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One Swallow Doesn't Make a Summer: Reply to Kataria

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  • John List
  • Zacharias Maniadis
  • Fabio Tufano

Abstract

In his comment, Mitesh Kataria (2014) makes three main points about a specific part of our paper (Maniadis, Tufano, and List 2014), namely about Tables 2 and 3. In our paper, we employ these tables in order to illustrate the idea that very inconclusive post-study probabilities that a tested phenomenon is true may result from novel, surprising findings. The main arguments in Kataria (2014) are the following: First, if P(H0) is unknown, as is often the case with economic applications, the post-study probability can lead to even worse inference than the Classical significance test, depending on the quality of the prior. Second, the simulation in Maniadis et al. (2014) ignores previous assessments of P(H0) and instead utilizes a selective empirical setup that favors the use of post-study probabilities. [Third,] contrary to what Maniadis et al. (2014) argue, their results do not allow for drawing general recommendations about which approach is the most appropriate. (Kataria 2014, abs.) We believe that our work might have been misunderstood by Kataria. Moreover, it seems that some of his claims are not supported by relevant empirical evidence.

Suggested Citation

  • John List & Zacharias Maniadis & Fabio Tufano, 2014. "One Swallow Doesn't Make a Summer: Reply to Kataria," Natural Field Experiments 00457, The Field Experiments Website.
  • Handle: RePEc:feb:natura:00457
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    References listed on IDEAS

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    1. Andrew J. Oswald, 2007. "An Examination of the Reliability of Prestigious Scholarly Journals: Evidence and Implications for Decision-Makers," Economica, London School of Economics and Political Science, vol. 74(293), pages 21-31, February.
    2. Zacharias Maniadis & Fabio Tufano & John A. List, 2014. "One Swallow Doesn't Make a Summer: Reply to Kataria," Econ Journal Watch, Econ Journal Watch, vol. 11(1), pages 11-16, January.
    3. Christoph Engel, 2011. "Dictator games: a meta study," Experimental Economics, Springer;Economic Science Association, vol. 14(4), pages 583-610, November.
    4. De Long, J Bradford & Lang, Kevin, 1992. "Are All Economic Hypotheses False?," Journal of Political Economy, University of Chicago Press, vol. 100(6), pages 1257-1272, December.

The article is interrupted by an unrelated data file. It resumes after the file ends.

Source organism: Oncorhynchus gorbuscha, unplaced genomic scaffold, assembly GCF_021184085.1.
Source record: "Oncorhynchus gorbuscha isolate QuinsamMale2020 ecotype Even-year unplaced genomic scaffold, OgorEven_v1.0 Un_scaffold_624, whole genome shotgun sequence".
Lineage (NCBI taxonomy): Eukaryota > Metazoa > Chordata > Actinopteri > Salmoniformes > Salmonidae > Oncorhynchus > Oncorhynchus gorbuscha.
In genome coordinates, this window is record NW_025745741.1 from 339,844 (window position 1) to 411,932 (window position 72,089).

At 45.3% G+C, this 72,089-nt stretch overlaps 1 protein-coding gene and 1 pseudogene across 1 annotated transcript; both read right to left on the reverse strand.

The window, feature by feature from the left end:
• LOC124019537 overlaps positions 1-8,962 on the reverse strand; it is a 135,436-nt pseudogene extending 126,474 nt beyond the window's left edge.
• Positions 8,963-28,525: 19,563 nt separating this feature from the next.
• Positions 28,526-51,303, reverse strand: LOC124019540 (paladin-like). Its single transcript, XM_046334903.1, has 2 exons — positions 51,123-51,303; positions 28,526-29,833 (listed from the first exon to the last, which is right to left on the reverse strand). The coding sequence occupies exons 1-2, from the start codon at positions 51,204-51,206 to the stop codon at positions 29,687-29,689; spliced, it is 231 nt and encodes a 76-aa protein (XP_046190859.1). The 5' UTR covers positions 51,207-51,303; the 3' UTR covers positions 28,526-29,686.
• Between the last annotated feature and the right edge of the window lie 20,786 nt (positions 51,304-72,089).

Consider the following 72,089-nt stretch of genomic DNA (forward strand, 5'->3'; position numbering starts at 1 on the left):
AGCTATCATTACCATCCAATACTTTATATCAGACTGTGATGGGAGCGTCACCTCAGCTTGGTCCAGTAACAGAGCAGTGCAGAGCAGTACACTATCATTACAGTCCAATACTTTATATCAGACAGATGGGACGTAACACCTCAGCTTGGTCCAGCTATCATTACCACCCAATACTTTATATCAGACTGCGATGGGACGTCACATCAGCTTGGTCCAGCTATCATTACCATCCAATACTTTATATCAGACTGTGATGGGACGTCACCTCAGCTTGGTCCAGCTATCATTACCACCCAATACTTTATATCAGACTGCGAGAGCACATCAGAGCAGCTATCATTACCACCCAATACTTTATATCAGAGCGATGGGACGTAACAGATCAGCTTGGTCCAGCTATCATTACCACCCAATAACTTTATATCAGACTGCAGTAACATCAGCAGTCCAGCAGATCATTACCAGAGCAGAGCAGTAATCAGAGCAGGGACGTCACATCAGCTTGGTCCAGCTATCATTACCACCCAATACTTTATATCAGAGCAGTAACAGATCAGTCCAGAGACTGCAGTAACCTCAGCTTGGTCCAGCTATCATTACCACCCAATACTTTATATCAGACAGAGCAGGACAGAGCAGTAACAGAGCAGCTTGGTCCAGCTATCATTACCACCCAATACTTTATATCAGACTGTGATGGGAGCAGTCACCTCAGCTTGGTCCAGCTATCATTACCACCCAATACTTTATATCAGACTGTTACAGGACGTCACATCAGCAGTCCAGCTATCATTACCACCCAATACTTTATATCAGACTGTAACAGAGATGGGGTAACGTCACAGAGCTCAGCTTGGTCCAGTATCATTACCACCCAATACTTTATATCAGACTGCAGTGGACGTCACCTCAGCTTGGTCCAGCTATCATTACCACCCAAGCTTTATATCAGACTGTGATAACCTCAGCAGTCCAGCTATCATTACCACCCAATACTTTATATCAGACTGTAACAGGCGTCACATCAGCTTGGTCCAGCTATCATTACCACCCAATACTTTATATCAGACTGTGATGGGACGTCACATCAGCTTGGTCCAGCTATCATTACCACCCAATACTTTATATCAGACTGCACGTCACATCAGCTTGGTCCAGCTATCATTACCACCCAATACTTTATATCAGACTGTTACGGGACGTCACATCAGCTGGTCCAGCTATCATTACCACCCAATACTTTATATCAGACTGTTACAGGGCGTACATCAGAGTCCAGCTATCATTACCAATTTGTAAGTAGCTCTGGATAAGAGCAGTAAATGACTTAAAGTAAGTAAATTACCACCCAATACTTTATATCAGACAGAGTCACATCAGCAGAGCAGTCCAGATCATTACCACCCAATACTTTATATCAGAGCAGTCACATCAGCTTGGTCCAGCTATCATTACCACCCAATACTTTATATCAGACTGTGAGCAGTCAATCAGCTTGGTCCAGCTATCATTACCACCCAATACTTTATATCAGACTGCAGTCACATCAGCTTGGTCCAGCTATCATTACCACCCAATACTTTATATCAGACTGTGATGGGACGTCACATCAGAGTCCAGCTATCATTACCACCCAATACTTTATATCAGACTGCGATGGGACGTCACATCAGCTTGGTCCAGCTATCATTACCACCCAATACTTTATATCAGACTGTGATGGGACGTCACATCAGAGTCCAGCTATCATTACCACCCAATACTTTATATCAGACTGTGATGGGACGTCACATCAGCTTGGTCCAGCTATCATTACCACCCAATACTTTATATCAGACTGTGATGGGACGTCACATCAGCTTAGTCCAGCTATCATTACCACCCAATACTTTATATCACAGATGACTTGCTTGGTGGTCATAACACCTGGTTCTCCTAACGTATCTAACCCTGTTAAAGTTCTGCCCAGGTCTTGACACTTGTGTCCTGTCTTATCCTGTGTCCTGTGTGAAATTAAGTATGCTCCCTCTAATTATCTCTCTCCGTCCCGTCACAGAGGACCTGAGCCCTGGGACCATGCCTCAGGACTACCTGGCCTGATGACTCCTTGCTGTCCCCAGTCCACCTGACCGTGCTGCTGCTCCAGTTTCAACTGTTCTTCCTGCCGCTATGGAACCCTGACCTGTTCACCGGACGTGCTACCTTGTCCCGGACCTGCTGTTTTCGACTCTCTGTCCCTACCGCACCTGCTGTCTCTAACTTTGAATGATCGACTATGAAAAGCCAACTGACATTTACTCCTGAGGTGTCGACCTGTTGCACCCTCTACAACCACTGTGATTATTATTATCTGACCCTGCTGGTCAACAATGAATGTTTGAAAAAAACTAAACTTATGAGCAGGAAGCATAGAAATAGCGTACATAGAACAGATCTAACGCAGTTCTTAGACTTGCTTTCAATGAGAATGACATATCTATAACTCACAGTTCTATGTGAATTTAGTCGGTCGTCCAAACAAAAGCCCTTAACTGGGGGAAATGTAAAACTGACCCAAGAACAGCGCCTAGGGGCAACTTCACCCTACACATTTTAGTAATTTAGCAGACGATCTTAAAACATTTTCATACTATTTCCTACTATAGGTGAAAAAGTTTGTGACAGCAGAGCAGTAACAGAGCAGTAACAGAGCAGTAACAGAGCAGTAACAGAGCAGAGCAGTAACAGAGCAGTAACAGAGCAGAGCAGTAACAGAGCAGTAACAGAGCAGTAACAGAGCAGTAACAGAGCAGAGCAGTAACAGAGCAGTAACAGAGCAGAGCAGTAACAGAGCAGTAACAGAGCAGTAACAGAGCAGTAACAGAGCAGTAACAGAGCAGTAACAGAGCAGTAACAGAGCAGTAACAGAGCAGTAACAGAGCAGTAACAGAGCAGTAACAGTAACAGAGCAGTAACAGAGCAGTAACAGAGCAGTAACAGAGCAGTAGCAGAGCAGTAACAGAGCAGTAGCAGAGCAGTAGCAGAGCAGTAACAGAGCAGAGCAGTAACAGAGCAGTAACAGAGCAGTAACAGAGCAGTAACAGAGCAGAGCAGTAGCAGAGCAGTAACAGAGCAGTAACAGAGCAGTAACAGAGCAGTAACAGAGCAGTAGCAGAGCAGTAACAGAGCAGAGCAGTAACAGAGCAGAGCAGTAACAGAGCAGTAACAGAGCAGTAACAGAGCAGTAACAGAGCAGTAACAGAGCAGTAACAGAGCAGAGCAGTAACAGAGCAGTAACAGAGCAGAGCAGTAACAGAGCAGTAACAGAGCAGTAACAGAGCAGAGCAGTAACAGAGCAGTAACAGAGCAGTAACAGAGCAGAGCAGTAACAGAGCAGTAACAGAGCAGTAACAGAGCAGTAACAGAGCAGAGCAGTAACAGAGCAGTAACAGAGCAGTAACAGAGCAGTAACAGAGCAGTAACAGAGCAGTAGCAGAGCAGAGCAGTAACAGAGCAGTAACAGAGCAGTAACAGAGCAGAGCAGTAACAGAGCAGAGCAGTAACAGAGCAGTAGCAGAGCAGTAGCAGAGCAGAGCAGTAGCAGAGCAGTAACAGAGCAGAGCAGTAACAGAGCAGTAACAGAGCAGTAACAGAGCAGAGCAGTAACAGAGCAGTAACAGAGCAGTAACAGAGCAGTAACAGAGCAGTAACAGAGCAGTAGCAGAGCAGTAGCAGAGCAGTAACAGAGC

5. Mitesh Kataria, 2014. "One Swallow Doesn't Make a Summer: A Comment on Zacharias Maniadis, Fabio Tufano, and John List," Econ Journal Watch, Econ Journal Watch, vol. 11(1), pages 4-10, January.
    6. John Ioannidis & Chris Doucouliagos, 2013. "What'S To Know About The Credibility Of Empirical Economics?," Journal of Economic Surveys, Wiley Blackwell, vol. 27(5), pages 997-1004, December.
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    Cited by:

    1. Greg Fischer & Dean Karlan & Margaret McConnell & Pia Raffler, 2014. "To Charge or Not to Charge: Evidence from a Health Products Experiment in Uganda," Working Papers 1041, Economic Growth Center, Yale University.
    2. Zacharias Maniadis & Fabio Tufano & John A. List, 2014. "One Swallow Doesn't Make a Summer: Reply to Kataria," Econ Journal Watch, Econ Journal Watch, vol. 11(1), pages 11-16, January.
    3. Kathryn Graddy & Lara Loewenstein & Jianping Mei & Mike Moses & Rachel Pownall, 2014. "Empirical Evidence of Anchoring and Loss Aversion from Art Auctions," Working Papers 73, Brandeis University, Department of Economics and International Businesss School, revised Apr 2015.
    4. Kathryn Graddy & Lara Loewenstein & Jianping Mei & Mike Moses & Rachel A J Pownall, 2014. "Anchoring or Loss Aversion? Empirical Evidence from Art Auctions," ACEI Working Paper Series AWP-04-2014, Association for Cultural Economics International, revised Jun 2014.

    More about this item

    JEL classification:

    • B40 - Schools of Economic Thought and Methodology - - Economic Methodology - - - General
    • C10 - Mathematical and Quantitative Methods - - Econometric and Statistical Methods and Methodology: General - - - General
    • C80 - Mathematical and Quantitative Methods - - Data Collection and Data Estimation Methodology; Computer Programs - - - General

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